The Los Angeles Times provides two anecdotes on the Quds Force. One shows them as the government's elite shock troops, the other as a band of sometimes problematic renegades:
Most notable, Pollack said, were the 1992 killings of an Iranian Kurdish separatist leader and three associates in Berlin by four gunmen led by an Iranian agent. In 1997, a German court found that the slayings had been ordered by a government committee in Tehran that included Khamenei and then-President Hashemi Rafsanjani.


In 1998, for example, thousands of Guard troops gathered on the border with Afghanistan in what appeared to be a move against the Taliban regime. There was suspicion that the Revolutionary Guard was working independently. The government later sent conventional forces to "keep a watch" on the Guard, Pollack said.
It now appears that the unnamed intelligence officials surpassed their mandate on Sunday, with a strong inference linking these devices to the Iranian government. Press coverage has portrayed President Bush as "walking back" from that assessment. The Los Angeles Times may explain how this inference came to be:
Rather, Army Maj. Marty Weber said, the weapons were similar to those that the Iranian-backed Hezbollah militia used against Israeli forces during Israel's late-1990s occupation of southern Lebanon.

The link to Iran was based on "historical knowledge of these types of weapons, having first seen their use by an Iranian surrogate terrorist group in 1998," Weber said.

The Iranian government has denied that it is sending weapons to Iran to kill U.S. troops or seeking to stir up trouble in Iraq, which is run by longtime Shiite and Kurdish allies.

Asked what assurances he could give about the accuracy of the intelligence on the Iranian explosives, Bush said: "We know they're there. We know they're provided by the Quds Force. We know the Quds Force is a part of the Iranian government. I don't think we know who picked up the phone and said to the Quds Force, 'Go do this,' but we know it's a vital part of the Iranian government."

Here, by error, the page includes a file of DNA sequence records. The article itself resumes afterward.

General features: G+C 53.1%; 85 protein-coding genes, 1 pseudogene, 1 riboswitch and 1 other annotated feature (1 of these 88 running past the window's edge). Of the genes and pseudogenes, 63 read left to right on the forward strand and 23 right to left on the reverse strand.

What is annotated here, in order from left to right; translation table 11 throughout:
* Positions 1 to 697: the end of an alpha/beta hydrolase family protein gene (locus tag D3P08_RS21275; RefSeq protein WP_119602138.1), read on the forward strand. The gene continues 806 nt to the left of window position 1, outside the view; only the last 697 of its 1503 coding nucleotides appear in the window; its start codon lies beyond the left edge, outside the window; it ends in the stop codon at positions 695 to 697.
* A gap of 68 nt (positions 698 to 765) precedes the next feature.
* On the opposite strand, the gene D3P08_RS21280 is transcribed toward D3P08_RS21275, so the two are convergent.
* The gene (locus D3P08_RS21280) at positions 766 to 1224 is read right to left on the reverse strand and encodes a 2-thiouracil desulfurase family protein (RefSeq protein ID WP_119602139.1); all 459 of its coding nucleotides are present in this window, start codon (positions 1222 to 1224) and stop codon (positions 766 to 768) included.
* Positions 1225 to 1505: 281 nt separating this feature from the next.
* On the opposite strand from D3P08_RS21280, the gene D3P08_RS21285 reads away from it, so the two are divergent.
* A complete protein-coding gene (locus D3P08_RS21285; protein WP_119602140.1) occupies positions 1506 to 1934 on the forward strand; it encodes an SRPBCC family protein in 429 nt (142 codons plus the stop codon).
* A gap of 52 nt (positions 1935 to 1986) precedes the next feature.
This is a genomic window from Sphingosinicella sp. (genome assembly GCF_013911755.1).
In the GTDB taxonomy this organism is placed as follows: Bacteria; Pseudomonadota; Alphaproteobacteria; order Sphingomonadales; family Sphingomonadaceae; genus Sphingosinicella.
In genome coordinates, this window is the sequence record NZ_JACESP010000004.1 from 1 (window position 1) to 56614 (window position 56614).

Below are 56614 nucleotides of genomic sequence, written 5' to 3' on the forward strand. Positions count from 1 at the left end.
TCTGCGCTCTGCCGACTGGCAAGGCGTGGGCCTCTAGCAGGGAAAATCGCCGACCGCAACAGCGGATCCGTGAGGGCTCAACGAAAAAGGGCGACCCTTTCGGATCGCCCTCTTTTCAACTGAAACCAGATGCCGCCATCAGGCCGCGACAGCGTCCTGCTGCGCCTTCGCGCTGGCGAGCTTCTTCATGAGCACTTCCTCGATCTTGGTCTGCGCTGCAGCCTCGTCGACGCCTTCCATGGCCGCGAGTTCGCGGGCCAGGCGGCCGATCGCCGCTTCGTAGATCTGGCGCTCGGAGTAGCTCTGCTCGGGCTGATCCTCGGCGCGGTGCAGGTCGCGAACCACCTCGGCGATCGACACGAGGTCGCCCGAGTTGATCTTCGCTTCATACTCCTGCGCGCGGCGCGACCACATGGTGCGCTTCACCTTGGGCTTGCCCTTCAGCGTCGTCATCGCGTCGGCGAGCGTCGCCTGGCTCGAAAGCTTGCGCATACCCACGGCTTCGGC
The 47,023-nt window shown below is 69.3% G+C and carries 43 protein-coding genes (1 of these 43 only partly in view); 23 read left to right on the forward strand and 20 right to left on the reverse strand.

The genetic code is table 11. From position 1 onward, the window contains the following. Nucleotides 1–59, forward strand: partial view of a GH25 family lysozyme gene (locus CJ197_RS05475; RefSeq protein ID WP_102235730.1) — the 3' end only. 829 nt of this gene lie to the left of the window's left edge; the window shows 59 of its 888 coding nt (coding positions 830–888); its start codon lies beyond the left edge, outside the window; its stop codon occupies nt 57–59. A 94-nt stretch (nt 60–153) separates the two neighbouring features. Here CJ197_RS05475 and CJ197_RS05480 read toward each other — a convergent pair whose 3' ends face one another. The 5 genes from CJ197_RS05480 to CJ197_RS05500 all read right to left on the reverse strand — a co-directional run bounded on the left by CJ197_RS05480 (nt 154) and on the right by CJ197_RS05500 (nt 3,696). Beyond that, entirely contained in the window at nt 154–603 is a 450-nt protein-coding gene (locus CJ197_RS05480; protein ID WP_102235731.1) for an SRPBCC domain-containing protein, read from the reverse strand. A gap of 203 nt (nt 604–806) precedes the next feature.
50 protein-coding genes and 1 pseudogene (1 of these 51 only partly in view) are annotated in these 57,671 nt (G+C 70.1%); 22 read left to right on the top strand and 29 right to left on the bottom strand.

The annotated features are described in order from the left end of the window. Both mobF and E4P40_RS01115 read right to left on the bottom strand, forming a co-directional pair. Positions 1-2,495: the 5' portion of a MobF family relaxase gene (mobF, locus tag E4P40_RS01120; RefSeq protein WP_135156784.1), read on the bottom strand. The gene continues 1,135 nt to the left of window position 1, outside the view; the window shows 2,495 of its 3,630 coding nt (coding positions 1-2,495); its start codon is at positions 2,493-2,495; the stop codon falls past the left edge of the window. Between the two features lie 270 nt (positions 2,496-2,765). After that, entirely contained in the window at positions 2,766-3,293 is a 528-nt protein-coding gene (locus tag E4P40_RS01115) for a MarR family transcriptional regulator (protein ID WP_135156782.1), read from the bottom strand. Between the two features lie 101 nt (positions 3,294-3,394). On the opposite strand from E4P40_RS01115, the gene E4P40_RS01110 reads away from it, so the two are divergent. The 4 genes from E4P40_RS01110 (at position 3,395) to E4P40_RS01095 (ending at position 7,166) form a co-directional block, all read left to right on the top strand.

The reference to Hezbollah type munitions is interesting. In late November a senior American intelligence official told the New York Times:
The official said that 1,000 to 2,000 fighters from the Mahdi Army and other Shiite militias had been trained by Hezbollah in Lebanon. A small number of Hezbollah operatives have also visited Iraq to help with training, the official said.

Iran has facilitated the link between Hezbollah and the Shiite militias in Iraq, the official said. Syrian officials have also cooperated, though there is debate about whether it has the blessing of the senior leaders in Syria.
Plausible deniability?

As predicted by none other than John Bolton, the Bush administration may have some trouble with the new North Korea nuclear deal. The Los Angeles Times:
TEHRAN — Iran is quietly accelerating efforts to negotiate a deal on its nuclear program, using this week's agreement to freeze North Korea's program as a model.

In the North Korea pact, the Bush administration signed a deal that provides significant incentives to Pyongyang even before the country completely steps back from its nuclear weapons program. The administration's willingness to agree to that probably will harden Iran's demands that it too should get tangible benefits as part of any agreement, analysts in Iran say.

Those rewards could include guarantees for the security of Iran's government, an end to economic sanctions and the right to continue developing nuclear technology for peaceful purposes.